Triumph manufactures a range of high-quality motorcycles in the classic, roadsters, cruiser and adventure segments. Triumph's smallest displacement engine is the 675 cc in-line three engine on the supersport Triumph Daytona, and the classics range starts with the Triumph Street Twin, with a 900 cc engine. A few years ago, Triumph was involved in designing and developing a smaller capacity motorcycle for markets like India, but the project was later shelved when demand for Triumph's existing bikes started picking up in India. Triumph will continue to market the larger capacity bikes in its individual capacity. The Bajaj-Triumph alliance will only focus on smaller, mid-size capacity bikes as mentioned before.

Here’s another article on the announcement that's worth checking out.

Is This the Greatest Video Ever Made?

Yes. Yes, it is.

NASCAR’s New Star Grew Up Racing On His Computer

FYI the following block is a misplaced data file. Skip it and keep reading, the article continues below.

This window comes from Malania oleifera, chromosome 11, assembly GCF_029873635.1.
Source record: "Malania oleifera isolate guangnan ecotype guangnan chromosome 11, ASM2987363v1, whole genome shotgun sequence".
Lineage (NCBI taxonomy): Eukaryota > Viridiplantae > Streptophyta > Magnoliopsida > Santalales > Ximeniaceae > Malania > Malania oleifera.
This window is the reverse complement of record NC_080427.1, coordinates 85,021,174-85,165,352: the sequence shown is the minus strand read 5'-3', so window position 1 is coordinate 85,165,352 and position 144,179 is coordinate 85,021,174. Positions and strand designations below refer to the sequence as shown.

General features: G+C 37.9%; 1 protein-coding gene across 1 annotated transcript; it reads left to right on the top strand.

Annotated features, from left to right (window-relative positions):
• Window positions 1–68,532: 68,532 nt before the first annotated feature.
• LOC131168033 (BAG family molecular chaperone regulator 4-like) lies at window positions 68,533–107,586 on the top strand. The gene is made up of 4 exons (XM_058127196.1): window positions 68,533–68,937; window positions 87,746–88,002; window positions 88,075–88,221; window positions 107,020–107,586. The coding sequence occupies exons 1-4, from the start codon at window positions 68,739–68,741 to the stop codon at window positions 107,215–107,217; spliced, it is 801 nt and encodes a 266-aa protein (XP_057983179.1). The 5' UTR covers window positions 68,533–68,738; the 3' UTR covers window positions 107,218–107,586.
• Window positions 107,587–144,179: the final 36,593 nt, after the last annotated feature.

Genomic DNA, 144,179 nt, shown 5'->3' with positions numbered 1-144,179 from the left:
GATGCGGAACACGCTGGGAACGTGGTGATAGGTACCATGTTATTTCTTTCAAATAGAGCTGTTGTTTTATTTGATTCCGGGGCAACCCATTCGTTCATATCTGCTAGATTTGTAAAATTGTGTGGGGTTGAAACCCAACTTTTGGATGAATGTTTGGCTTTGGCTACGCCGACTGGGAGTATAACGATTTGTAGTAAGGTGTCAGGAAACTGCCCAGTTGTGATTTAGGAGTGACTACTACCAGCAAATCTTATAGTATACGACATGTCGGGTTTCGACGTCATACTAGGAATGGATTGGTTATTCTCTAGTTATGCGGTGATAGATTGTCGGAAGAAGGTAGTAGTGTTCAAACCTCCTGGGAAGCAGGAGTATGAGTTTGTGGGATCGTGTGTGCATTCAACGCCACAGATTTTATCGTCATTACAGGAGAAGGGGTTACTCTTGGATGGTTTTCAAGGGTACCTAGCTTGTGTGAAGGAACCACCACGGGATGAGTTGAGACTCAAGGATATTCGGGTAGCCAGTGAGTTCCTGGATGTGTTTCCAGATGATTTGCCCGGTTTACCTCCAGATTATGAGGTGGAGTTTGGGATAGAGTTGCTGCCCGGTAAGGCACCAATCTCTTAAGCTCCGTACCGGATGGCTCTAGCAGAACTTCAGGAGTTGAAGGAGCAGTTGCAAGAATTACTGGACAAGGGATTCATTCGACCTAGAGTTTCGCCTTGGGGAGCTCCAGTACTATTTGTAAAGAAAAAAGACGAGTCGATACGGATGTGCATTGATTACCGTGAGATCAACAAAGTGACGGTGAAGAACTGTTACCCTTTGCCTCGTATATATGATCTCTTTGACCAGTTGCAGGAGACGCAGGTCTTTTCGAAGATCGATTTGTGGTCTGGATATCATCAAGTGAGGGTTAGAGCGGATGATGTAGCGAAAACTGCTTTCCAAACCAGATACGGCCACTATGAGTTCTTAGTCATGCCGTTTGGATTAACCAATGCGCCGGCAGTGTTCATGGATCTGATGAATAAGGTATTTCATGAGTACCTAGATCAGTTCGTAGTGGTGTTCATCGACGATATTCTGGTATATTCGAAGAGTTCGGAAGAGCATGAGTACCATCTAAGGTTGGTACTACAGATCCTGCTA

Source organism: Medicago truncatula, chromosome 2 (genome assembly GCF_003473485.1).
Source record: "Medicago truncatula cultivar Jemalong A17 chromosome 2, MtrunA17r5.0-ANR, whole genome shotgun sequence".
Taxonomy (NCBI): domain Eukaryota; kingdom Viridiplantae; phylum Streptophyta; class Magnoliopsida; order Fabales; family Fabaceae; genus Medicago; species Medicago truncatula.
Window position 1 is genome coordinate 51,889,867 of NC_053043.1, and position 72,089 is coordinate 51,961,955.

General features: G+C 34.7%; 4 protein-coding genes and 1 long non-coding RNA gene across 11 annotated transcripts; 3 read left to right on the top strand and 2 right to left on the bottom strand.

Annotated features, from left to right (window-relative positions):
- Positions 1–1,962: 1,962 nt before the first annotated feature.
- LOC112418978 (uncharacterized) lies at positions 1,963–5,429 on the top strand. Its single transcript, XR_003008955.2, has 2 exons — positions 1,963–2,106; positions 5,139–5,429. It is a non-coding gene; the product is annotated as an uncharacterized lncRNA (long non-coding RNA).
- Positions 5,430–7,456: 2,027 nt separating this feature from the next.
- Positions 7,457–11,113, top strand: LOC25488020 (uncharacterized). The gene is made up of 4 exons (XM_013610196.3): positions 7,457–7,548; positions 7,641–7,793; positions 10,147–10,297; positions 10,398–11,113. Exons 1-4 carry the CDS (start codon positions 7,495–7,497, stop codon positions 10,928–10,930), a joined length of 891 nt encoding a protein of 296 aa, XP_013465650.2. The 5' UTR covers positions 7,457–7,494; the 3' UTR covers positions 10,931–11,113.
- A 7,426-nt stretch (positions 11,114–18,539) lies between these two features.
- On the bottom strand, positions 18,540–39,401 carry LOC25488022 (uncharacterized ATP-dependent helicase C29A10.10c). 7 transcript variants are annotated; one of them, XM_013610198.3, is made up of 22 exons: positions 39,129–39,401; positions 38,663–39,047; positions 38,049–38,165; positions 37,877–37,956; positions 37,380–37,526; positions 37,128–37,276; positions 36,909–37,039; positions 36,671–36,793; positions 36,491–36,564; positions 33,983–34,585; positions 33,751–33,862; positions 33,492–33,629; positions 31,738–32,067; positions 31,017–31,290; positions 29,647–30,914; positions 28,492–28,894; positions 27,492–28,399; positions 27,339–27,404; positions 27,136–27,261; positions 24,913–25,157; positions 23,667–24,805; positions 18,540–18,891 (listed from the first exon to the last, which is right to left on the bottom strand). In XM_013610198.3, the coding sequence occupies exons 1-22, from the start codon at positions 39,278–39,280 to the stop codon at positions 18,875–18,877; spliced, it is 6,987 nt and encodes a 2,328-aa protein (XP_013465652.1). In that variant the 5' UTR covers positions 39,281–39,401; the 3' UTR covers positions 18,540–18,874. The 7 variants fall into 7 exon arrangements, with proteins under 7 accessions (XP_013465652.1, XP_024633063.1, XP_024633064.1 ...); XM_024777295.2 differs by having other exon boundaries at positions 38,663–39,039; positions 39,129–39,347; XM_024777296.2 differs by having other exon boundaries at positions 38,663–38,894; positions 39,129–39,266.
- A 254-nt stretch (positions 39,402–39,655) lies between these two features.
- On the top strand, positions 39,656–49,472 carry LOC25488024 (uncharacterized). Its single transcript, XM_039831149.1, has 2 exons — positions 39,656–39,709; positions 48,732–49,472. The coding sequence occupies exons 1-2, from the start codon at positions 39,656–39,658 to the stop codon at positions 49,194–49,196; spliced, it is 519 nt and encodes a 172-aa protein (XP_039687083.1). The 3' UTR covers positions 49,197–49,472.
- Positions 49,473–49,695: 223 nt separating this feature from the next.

Earlier this week, Hendrick Motorsports, one of NASCAR’s biggest and most successful teams, announced it was promoting 19-year-old William Byron to its top-tier Monster Energy NASCAR Cup team in 2018. Byron, currently a sophomore at Liberty University (which is also a sponsor of his) in Lynchburg, Virginia, took quite the path to get to this point. Born in Charlotte, North Carolina, NASCAR central, Byron didn’t come from a racing family. In fact, he didn’t grow up racing cars at all. Instead, he honed his skills in his bedroom racing on an iRacing simulator, which top drivers use to practice. He didn’t start driving until the age of 15, but has quickly moved through the ranks, winning the K&N East Series Championship in 2015, battling for the NASCAR Camping World Truck Series Championship as a rookie last year, and now up front in the NASCAR XFinity Series, again as a rookie, this year. He's won 23 races in that span. Vice Sports profiled the young driver in 2016.